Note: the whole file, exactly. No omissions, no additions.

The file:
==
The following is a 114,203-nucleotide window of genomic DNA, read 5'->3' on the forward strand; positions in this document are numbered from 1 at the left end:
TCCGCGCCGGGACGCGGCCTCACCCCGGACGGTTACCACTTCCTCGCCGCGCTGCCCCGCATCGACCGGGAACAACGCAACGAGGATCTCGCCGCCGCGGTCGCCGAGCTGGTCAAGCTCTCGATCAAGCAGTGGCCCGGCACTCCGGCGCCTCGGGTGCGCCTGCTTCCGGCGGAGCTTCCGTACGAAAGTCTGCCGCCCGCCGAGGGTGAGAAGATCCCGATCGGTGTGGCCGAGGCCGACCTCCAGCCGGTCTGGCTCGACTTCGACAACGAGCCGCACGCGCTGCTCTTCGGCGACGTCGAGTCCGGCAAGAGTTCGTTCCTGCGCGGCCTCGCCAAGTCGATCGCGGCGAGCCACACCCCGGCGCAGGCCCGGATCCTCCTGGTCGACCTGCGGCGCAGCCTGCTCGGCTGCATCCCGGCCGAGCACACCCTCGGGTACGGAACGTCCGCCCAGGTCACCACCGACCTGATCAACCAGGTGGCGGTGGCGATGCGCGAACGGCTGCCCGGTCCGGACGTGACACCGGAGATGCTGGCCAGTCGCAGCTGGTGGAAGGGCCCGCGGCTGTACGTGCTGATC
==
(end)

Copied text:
The following is a 114,203-nucleotide window of genomic DNA, read 5'->3' on the forward strand; positions in this document are numbered from 1 at the left end:
TCCGCGCCGGGACGCGGCCTCACCCCGGACGGTTACCACTTCCTCGCCGCGCTGCCCCGCATCGACCGGGAACAACGCAACGAGGATCTCGCCGCCGCGGTCGCCGAGCTGGTCAAGCTCTCGATCAAGCAGTGGCCCGGCACTCCGGCGCCTCGGGTGCGCCTGCTTCCGGCGGAGCTTCCGTACGAAAGTCTGCCGCCCGCCGAGGGTGAGAAGATCCCGATCGGTGTGGCCGAGGCCGACCTCCAGCCGGTCTGGCTCGACTTCGACAACGAGCCGCACGCGCTGCTCTTCGGCGACGTCGAGTCCGGCAAGAGTTCGTTCCTGCGCGGCCTCGCCAAGTCGATCGCGGCGAGCCACACCCCGGCGCAGGCCCGGATCCTCCTGGTCGACCTGCGGCGCAGCCTGCTCGGCTGCATCCCGGCCGAGCACACCCTCGGGTACGGAACGTCCGCCCAGGTCACCACCGACCTGATCAACCAGGTGGCGGTGGCGATGCGCGAACGGCTGCCCGGTCCGGACGTGACACCGGAGATGCTGGCCAGTCGCAGCTGGTGGAAGGGCCCGCGGCTGTACGTGCTGATC